If you care about the environment, there’s a good chance you’ve seen the award-winning anti-fracking documentary, Gasland. And if you did, you surely remember the alarming result of natural gas drilling in rural Pennsylvania: People were able to light their tap water with a match! That’s because of dangerous levels of the highly flammable gas methane polluting their wells.
In Louisiana, we’ve been warning for months of foul odors and dangerous gas pollution in the vicinity of the ever-expanding Bayou Corne sinkhole, where inept regulators and a corrupt corporation have created a huge problem underneath the earth that is now wreaking havoc on the surface.
And now this:
Imagine going to grab a glass of water only to find out what’s brewing inside the cup could burst into flames.
“if i can light the water in my faucet something is wrong,” said Napoleonville resident Ronald Pate.
Pate lives four miles away from a giant sinkhole in Bayou Corne. He says ever since the hole formed he’s noticed something extra in the water.
“I noticed more bubbles in the water,” said Pate. “I mean it wasn’t like that before.”
It’s no laughing matter. Officials from the Louisiana Department of Environmental Quality, or DEQ, one of several agencies that has consistently been behind the 8-ball in this growing crisis, have tested Pate’s drinking water and found not just contamination by methane but also high levels of arsenic and barium. The state has told the Pates not to drink the water — but how many other local residents are drinking in such a high level of toxins without even knowing it?
To recap, officials with the Texas Brine Co. have known — and warned state officials — of potentially dangerous conditions at this abandoned salt cavern some 70 miles west of New Orleans as early as the beginning of 2011. But this summer, as nearby residents complained of bubbling swamp waters, noxious odors and earth tremors, officials did nothing until the massive sinkhole began to form on the edge of town and scores of residents were forced from their homes.
The massive sinkhole plaguing south Louisiana continues to grow, as it has “eaten” another large section of land.
The Assumption Parish Police Jury reported the latest slough in on its blog Tuesday evening.
Officials stated a 20 feet by 80 feet chunk located on the east side of the sinkhole collapsed. It had been several weeks since the giant sinkhole had claimed more land. About 500 square feet of earth was lost on Oct. 9.
What a tragedy. What’s more, last week residents in the area felt a major new tremor. And to make matters worse, the cost of dealing with this mess — which never should have happened in the first place — keeps going up, up, up, just like the pollution threat in the neighborhood:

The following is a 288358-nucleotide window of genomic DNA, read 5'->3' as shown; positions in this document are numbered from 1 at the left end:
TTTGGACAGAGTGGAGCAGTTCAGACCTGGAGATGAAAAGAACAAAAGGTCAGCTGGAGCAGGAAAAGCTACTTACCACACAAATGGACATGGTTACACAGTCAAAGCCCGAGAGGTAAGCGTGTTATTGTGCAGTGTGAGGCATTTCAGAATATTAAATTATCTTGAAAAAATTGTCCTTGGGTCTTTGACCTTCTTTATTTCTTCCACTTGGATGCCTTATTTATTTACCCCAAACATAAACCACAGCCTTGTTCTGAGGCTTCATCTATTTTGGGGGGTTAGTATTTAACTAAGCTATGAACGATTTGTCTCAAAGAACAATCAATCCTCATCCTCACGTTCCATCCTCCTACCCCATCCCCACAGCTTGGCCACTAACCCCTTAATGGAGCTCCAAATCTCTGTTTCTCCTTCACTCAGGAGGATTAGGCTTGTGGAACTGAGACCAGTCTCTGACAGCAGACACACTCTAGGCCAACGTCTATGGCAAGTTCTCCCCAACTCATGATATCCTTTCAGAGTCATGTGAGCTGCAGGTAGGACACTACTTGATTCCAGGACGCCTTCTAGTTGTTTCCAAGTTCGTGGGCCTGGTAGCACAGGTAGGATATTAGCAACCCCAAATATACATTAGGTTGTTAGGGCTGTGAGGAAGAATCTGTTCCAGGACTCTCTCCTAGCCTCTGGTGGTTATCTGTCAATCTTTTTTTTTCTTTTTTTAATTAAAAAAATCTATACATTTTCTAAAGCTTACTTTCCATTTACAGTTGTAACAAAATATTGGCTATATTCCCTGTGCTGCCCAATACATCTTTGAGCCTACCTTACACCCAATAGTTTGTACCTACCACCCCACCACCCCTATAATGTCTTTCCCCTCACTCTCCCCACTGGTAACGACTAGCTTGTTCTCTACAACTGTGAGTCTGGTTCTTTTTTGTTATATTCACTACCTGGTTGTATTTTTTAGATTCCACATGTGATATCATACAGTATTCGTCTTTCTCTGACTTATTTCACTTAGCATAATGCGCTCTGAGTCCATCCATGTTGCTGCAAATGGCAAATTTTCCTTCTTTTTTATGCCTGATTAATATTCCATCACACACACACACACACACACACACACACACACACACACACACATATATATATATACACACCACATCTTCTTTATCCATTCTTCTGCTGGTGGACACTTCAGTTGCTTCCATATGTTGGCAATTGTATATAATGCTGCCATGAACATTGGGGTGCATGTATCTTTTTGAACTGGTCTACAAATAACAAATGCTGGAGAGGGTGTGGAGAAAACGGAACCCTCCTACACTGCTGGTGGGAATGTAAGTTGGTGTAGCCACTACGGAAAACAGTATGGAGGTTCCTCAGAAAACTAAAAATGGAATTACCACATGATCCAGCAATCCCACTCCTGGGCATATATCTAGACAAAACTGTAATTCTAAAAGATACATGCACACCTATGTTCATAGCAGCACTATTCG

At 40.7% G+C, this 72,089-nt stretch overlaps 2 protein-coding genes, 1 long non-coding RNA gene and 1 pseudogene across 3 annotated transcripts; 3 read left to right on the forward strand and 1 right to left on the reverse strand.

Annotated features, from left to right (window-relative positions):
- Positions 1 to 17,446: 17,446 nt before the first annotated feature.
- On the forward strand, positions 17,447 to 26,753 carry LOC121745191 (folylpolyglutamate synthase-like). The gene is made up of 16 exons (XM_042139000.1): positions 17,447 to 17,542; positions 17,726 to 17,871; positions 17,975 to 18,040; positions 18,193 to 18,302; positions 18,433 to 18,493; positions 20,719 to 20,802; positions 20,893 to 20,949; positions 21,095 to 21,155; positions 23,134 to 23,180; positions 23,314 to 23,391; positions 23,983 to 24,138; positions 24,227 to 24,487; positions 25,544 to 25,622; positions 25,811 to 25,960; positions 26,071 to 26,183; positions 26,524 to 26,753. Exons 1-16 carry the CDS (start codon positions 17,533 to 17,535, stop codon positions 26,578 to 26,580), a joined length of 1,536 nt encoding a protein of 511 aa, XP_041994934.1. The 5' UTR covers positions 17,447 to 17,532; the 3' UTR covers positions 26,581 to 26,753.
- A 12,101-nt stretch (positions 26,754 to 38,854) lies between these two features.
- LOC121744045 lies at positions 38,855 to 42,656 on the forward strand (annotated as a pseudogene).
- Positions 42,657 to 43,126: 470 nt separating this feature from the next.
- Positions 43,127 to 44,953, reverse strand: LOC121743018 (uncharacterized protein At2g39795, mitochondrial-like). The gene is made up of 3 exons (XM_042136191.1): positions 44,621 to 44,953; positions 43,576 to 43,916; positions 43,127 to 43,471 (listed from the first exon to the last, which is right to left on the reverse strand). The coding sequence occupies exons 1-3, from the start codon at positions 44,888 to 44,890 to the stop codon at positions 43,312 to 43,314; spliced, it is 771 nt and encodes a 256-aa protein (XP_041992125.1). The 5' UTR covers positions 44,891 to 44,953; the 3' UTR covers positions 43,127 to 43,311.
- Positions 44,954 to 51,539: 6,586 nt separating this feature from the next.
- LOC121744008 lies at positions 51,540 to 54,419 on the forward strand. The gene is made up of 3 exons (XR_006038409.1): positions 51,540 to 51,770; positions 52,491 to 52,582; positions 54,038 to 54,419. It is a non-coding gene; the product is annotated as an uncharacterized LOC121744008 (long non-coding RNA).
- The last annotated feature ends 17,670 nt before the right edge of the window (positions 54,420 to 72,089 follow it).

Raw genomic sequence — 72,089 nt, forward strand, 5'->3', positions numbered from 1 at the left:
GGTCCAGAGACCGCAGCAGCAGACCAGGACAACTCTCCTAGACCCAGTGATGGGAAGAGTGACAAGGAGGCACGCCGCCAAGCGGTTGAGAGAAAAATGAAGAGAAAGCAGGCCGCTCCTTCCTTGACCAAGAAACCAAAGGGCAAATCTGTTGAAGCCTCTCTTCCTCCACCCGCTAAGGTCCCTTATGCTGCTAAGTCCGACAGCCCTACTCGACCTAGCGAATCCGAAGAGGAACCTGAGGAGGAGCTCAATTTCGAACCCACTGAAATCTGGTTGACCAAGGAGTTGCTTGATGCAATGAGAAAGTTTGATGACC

A massive sinkhole that has swallowed more than 5 acres of land in Assumption Parish and contaminated an aquifer has cost the Louisiana Department of Natural Resources more than $2 million for response efforts. And there’s no estimate of when the emergency response needs will end.
A department spokesman said the state will seek reimbursement for the spending from Texas Brine Co. LLC, which it blames for causing the sinkhole. But there are no assurances the company will cover the costs.
“Texas Brine has received no accounting of those costs, but when we do, we will address that issue in an appropriate manner,” Sonny Cranch, a company spokesman, said.
Folks, this is just the proverbial tip of the iceberg. The cost of this fiasco isn’t going to stop rising, and I fear we’re going to be seeing more reports of pollution like at the Tate household before things start getting better down on the bayou. As I’ve mentioned in earlier posts, residents who’ve been separated from their homes, their possessions and their neighbors for months, as well as those who’ve stayed behind to face growing threats to their water, their air and their personal safety are almost certainly going to need to work with a lawyer to sort out this mess. Because the state’s efforts to look out for the people’s interests are too little…and definitely too late.
To see a local television report about methane pollution of Napoleonville resident Ronald Pate’s water, check out: http://www.fox44.com/news/faucet-water-found-flamable-napoleonville-mans-home
To see a video and read about the latest expansion of the sinkhole, go to: http://www.wafb.com/story/19961911/sinkhole-swallows-20×80-chunk-of-land
To read about the rising costs of the sinkhole for the state of Louisiana, please read: http://www.thetowntalk.com/viewart/20121031/NEWS01/210310325/Assumption-Parish-sinkhole-costs-Louisiana-2-million-far?odyssey=nav|head
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